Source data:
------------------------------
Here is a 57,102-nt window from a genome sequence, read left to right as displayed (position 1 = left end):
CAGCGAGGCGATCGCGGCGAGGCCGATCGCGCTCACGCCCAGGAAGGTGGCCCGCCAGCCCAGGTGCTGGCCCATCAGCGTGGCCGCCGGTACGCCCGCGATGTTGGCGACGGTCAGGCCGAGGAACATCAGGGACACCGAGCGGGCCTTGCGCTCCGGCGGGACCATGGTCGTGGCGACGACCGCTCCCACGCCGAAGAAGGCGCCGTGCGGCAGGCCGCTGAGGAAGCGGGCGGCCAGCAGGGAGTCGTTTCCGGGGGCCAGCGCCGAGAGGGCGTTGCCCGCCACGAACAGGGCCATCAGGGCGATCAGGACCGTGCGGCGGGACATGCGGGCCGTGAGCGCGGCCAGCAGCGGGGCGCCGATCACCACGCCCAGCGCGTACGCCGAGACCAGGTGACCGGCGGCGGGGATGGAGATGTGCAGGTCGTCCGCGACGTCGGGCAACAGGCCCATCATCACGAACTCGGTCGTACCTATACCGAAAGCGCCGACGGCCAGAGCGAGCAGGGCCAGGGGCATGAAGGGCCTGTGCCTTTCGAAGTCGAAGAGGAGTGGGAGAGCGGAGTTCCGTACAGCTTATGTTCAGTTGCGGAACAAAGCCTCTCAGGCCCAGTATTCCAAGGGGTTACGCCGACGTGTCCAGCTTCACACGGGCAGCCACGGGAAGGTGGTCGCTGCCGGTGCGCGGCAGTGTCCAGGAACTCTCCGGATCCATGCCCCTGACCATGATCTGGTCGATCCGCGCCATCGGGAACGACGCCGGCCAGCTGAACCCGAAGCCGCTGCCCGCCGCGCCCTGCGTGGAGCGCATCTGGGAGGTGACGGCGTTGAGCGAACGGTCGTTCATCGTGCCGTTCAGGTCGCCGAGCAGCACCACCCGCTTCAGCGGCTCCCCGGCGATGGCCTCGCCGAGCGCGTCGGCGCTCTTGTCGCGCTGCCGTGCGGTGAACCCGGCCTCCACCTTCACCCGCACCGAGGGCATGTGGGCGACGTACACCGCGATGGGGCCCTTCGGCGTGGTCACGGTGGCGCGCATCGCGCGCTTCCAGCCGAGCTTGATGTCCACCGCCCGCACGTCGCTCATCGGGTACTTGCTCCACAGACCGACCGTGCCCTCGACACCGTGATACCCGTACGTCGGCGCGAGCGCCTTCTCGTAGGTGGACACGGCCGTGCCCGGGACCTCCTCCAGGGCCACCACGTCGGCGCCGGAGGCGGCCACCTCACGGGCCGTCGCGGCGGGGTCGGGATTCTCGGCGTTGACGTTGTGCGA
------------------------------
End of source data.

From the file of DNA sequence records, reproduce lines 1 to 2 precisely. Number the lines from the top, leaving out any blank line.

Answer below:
Here is a 57,102-nt window from a genome sequence, read left to right as displayed (position 1 = left end):
CAGCGAGGCGATCGCGGCGAGGCCGATCGCGCTCACGCCCAGGAAGGTGGCCCGCCAGCCCAGGTGCTGGCCCATCAGCGTGGCCGCCGGTACGCCCGCGATGTTGGCGACGGTCAGGCCGAGGAACATCAGGGACACCGAGCGGGCCTTGCGCTCCGGCGGGACCATGGTCGTGGCGACGACCGCTCCCACGCCGAAGAAGGCGCCGTGCGGCAGGCCGCTGAGGAAGCGGGCGGCCAGCAGGGAGTCGTTTCCGGGGGCCAGCGCCGAGAGGGCGTTGCCCGCCACGAACAGGGCCATCAGGGCGATCAGGACCGTGCGGCGGGACATGCGGGCCGTGAGCGCGGCCAGCAGCGGGGCGCCGATCACCACGCCCAGCGCGTACGCCGAGACCAGGTGACCGGCGGCGGGGATGGAGATGTGCAGGTCGTCCGCGACGTCGGGCAACAGGCCCATCATCACGAACTCGGTCGTACCTATACCGAAAGCGCCGACGGCCAGAGCGAGCAGGGCCAGGGGCATGAAGGGCCTGTGCCTTTCGAAGTCGAAGAGGAGTGGGAGAGCGGAGTTCCGTACAGCTTATGTTCAGTTGCGGAACAAAGCCTCTCAGGCCCAGTATTCCAAGGGGTTACGCCGACGTGTCCAGCTTCACACGGGCAGCCACGGGAAGGTGGTCGCTGCCGGTGCGCGGCAGTGTCCAGGAACTCTCCGGATCCATGCCCCTGACCATGATCTGGTCGATCCGCGCCATCGGGAACGACGCCGGCCAGCTGAACCCGAAGCCGCTGCCCGCCGCGCCCTGCGTGGAGCGCATCTGGGAGGTGACGGCGTTGAGCGAACGGTCGTTCATCGTGCCGTTCAGGTCGCCGAGCAGCACCACCCGCTTCAGCGGCTCCCCGGCGATGGCCTCGCCGAGCGCGTCGGCGCTCTTGTCGCGCTGCCGTGCGGTGAACCCGGCCTCCACCTTCACCCGCACCGAGGGCATGTGGGCGACGTACACCGCGATGGGGCCCTTCGGCGTGGTCACGGTGGCGCGCATCGCGCGCTTCCAGCCGAGCTTGATGTCCACCGCCCGCACGTCGCTCATCGGGTACTTGCTCCACAGACCGACCGTGCCCTCGACACCGTGATACCCGTACGTCGGCGCGAGCGCCTTCTCGTAGGTGGACACGGCCGTGCCCGGGACCTCCTCCAGGGCCACCACGTCGGCGCCGGAGGCGGCCACCTCACGGGCCGTCGCGGCGGGGTCGGGATTCTCGGCGTTGACGTTGTGCGA